Marriage is not hard.

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I must be a slow learner, because eight years have passed and I am just awakening to this truth: Marriage is not hard. Marriage, the equal yolking of two well-matched individuals for life, is not so difficult in principle and practice. You know what is difficult? Overcoming selfishness. Constantly squashing the urge to serve one’s own desires, to not eat the whole pint of Ben and Jerry’s, because, puhh, I want to. Marrying someone, and being married to someone is not the hard business. You say, I do, and then you say I do, I do, I do, over and over and over again, every day, until death do us part. But the hard part is not saying I do, also and simultaneously, to 401 other commitments that, in themselves, are not inherently wrong. However, the leading parent-teacher council and the working overtime, the agreeing to bake 3 dozen cupcakes for the party–they all steal energies and consume time and wring us out like dirty dishrags from the demands of married partnership. Marriage is not so hard. Marriage is not the enemy or the whipping girl. Marriage is good, it is so so good. Our selfish, guilt-filled, distracted parts are the ones that make marriage bad and hard and toxic and weak.

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I’ve also learned that marriage doesn’t need us to define it. And believe it or not, that’s not a political statement. Even though marriage is mired in politics, especially in this country, marriage has been doing just fine since God had the idea to pull Eve from Adam’s rib so that man would not be lonely, so that he would be in the good company of equal partnership. Marriage, as institutions go, is pretty strong. I can’t think of too many more that have been keeping on, by the same name, since their inception like marriage has. But it seems as though we’re spending a lot of our time trying to define the bounds of this marriage thing than actually living out our calling as married people.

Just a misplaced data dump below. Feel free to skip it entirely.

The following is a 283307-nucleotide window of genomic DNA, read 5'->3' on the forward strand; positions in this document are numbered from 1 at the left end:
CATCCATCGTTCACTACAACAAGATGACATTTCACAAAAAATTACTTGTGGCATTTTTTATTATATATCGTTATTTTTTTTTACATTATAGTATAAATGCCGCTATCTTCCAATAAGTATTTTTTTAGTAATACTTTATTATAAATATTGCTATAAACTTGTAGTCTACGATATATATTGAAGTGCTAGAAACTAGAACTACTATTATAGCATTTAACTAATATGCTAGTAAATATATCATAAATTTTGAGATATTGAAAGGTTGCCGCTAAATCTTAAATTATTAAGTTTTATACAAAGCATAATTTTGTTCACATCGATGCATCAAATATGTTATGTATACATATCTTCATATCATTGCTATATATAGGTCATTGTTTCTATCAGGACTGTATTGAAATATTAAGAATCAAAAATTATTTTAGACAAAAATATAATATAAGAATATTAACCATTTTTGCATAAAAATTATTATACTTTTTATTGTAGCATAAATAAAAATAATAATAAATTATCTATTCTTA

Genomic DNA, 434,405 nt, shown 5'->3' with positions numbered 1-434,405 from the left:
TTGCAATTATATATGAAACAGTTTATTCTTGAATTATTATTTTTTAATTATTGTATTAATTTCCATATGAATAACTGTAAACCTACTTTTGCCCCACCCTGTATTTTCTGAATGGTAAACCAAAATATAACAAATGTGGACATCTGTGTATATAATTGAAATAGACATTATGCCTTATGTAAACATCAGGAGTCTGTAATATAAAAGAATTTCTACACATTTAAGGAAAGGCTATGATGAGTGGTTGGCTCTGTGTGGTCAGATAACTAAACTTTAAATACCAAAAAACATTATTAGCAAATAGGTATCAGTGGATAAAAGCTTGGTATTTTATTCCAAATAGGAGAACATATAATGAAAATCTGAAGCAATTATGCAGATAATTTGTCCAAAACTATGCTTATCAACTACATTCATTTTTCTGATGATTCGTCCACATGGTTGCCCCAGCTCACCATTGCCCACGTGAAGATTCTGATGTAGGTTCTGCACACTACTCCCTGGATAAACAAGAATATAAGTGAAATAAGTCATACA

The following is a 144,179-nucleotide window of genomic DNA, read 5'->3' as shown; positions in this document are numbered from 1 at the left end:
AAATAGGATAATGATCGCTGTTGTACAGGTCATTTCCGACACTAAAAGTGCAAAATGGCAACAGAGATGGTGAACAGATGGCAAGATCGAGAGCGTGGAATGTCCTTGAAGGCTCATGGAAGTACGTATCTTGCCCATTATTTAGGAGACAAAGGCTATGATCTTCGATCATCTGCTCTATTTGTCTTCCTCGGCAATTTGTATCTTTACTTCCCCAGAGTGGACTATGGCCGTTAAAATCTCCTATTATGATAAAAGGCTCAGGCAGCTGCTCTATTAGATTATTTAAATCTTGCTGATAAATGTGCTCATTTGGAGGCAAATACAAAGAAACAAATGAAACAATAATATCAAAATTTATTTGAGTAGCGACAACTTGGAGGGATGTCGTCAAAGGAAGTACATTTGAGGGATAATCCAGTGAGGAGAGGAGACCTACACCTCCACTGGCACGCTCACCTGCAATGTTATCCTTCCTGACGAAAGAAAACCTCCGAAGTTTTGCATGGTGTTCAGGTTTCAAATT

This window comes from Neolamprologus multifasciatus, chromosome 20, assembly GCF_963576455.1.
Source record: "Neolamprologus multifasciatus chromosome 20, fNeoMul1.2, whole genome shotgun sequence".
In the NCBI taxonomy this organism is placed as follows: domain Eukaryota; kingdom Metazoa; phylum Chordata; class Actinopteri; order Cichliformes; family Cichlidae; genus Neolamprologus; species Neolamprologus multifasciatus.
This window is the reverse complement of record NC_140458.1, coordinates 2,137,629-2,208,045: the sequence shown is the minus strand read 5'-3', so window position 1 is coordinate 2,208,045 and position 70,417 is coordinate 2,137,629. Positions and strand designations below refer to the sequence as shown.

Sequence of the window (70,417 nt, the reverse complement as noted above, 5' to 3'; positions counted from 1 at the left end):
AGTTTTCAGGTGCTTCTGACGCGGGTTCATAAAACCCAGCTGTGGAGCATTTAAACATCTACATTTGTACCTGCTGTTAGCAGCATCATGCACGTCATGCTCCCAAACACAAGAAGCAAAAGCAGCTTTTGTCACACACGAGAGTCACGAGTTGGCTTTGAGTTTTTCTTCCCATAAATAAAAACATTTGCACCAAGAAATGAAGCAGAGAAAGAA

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My role in marriage is to make mine strong, care for, and enjoy my marriage. If others ask how I feel about cohabitation before marriage, or culture clashes in marriage, oh sure. I can tell them. Truth be told, though, on any given day, I find the maintenance of my own marriage is an immense task. To see marriage as anything but hard is hard for me. Is anything worth defending that I am not already treasuring? My desire is to be good to my marriage, but the temptation is forever to be good only to myself. I can barely fathom having enough time to judge the adequacy of others’ marriages. I cannot spare the energy that defining someone else’s marriage requires when I should be busy about finding God in my own little marriage pond and keeping the distractions at bay. Marriage does not need me to define it. Marriage needs me to be in it, 100%, and eight years have taught me that task alone requires my 100% dedication.

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Eight years has also taught me that marriage is not long enough. Supposedly Loverpants and I have surpassed the “seven year itch.” Last week I told the mister that this last year has taught me the most about my husband. That’s seven years after we walked down the aisle and THIRTEEN years after we first became cookies n’ milk. This past year we have faced foreclosure, bankruptcy, the traumatic loss of an animal, major family crises, cancer in our family, and we have grown closer and become stronger through these trials. Seven years is considered a symbolically long time in the Bible. Yet it feels like a drop in the bucket to me! Matthew 22 says we will not be married to one another in Heaven, but to Christ. In this way, marriage is for eternity, but from my flawed human view, I don’t want to imagine living without my husband. I know that marriage is intended to be a foretaste of God’s total devotion and unconditional love for us. I feel as though I fall so short of that kind of love for my husband. I basically fight the urge to tell him to figure out dinner every.single.day. Occasionally I will joke and tell Loverpants that I am doing such a great job preparing him for his second marriage. And in a way, I am right. We are all, you and I, preparing each other for Heaven. Married couples are preparing one another for the ultimate marriage. Maybe that’s why marriage right now feels so hard. And yet, so important.

marriage is not hard

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Happy 13 years together
Happy 7 years married
Happy 2 years as Southerners
Happy almost anniversary, Lovey Loverpants! <3

photo credits to Steven Mastroianni, the best.

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